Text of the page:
The United States’ months-long effort to stop the deadly Ebola outbreak is reaching a “pivot point,” but Americans should expect more domestic cases, White House Ebola czar Ron Klain said Sunday.
“We will see (cases) from time to time,” Klain told CBS’ “Face the Nation.” “There’s still work to be done in Sierra Leone and Guinea. But we’re nearing a pivot point.”
Klain was appointed to the post in October by President Obama to lead the U.S. response to Ebola, days after the first death on U.S. soil as a result of the disease.
Thomas Eric Duncan died October 8 at Texas Health Presbyterian Hospital, in Dallas, after returning for Liberia, one of the countries in West Africa where Ebola has killed roughly 7,600 people this year.
Duncan went to the hospital days earlier with Ebola-like symptoms, but was treated and released. The situation combined with two of Duncan’s nurses becoming infected raised widespread concerns about lapses in protocol and the potential for a U.S. outbreak.
Among the roughly 19,340 cases recently confirmed by the World Health Organization, Sierra Leone has the most with 8,939, followed by Liberia at 7,830 and Guinea with 2,571.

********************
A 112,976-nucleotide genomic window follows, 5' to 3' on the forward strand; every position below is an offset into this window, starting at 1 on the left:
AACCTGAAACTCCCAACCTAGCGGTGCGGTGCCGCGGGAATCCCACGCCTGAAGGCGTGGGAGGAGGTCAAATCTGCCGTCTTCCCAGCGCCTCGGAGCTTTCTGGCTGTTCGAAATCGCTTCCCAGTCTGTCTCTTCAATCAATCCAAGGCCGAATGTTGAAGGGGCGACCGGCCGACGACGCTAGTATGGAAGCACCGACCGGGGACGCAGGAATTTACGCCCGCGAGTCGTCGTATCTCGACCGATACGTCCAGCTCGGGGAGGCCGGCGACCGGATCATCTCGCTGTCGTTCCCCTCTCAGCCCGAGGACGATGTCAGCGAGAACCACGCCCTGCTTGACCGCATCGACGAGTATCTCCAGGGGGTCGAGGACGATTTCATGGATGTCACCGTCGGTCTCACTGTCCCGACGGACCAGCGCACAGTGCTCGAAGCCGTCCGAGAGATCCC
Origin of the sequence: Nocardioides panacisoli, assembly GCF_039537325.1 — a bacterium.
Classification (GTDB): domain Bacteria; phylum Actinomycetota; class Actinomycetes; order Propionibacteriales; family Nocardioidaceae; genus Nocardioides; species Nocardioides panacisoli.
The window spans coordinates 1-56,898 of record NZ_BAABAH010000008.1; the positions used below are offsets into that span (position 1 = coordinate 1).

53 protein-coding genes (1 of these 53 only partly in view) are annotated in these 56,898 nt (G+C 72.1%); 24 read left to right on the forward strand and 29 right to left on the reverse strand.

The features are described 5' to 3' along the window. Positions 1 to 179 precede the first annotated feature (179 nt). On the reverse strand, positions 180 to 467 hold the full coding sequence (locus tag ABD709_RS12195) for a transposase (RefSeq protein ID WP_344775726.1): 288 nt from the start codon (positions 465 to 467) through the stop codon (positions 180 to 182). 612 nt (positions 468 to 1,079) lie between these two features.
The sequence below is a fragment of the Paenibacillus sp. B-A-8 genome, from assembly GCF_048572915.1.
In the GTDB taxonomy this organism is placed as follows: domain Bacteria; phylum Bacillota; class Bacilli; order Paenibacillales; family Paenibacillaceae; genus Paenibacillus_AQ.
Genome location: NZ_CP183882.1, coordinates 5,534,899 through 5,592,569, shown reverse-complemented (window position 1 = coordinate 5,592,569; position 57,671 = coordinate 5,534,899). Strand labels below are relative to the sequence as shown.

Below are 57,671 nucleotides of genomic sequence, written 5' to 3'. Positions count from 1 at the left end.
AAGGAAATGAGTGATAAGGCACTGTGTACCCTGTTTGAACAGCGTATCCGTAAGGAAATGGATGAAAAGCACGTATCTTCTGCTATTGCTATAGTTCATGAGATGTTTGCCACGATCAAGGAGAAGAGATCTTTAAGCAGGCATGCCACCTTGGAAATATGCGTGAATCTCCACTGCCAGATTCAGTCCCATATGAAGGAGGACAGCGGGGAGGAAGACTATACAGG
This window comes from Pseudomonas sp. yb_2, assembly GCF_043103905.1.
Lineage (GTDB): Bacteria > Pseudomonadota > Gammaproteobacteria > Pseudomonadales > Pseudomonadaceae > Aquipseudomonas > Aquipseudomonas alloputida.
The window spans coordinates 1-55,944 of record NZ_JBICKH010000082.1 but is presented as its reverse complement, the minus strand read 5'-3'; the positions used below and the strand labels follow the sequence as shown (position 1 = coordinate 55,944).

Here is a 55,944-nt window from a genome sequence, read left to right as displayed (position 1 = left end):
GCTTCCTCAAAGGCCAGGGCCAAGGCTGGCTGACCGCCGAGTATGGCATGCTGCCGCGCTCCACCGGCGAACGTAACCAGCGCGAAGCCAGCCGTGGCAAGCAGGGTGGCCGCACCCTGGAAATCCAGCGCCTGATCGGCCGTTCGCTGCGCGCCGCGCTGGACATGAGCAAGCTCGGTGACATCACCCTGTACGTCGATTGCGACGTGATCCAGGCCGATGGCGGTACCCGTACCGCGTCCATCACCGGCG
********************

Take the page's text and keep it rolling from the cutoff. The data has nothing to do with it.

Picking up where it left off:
In September, Obama assigned 3,000 U.S. military members to West Africa to help with the outbreak, providing medical and logistical support for the region’s overwhelmed health care systems.
Klain, a long-time Democratic operative and former chief of staff to Vice President Biden, also told CBS that the number of cases in that region is now at five to 10 a day, compared to 50 to 100 daily.
“But this won’t be over until we get to zero,” he said.
The most recent case of Ebola being diagnosed in the U.S. occurred on October 23 when the New York City Department of Health and Mental Hygiene reported one in a medical aid worker who had returned to the city from Guinea, where he had served with Doctors Without Borders.
The patient recovered and was discharged from Bellevue Hospital Center on Nov. 11, according to the Centers for Disease Control and Prevention.
Klain called the CDC’s mishandling last week of an Ebola sample “unacceptable” but said the technician involved has so far shown no signs of infection.
He called the use of an Ebola blood test at the “point of care” a “very significant step” in the fight to stop the outbreak in West Africa.
Klain said the Ebola vaccine recently approved by the Food and Drug Administration is scheduled for release in three to four weeks and will help “tens of thousands of people.”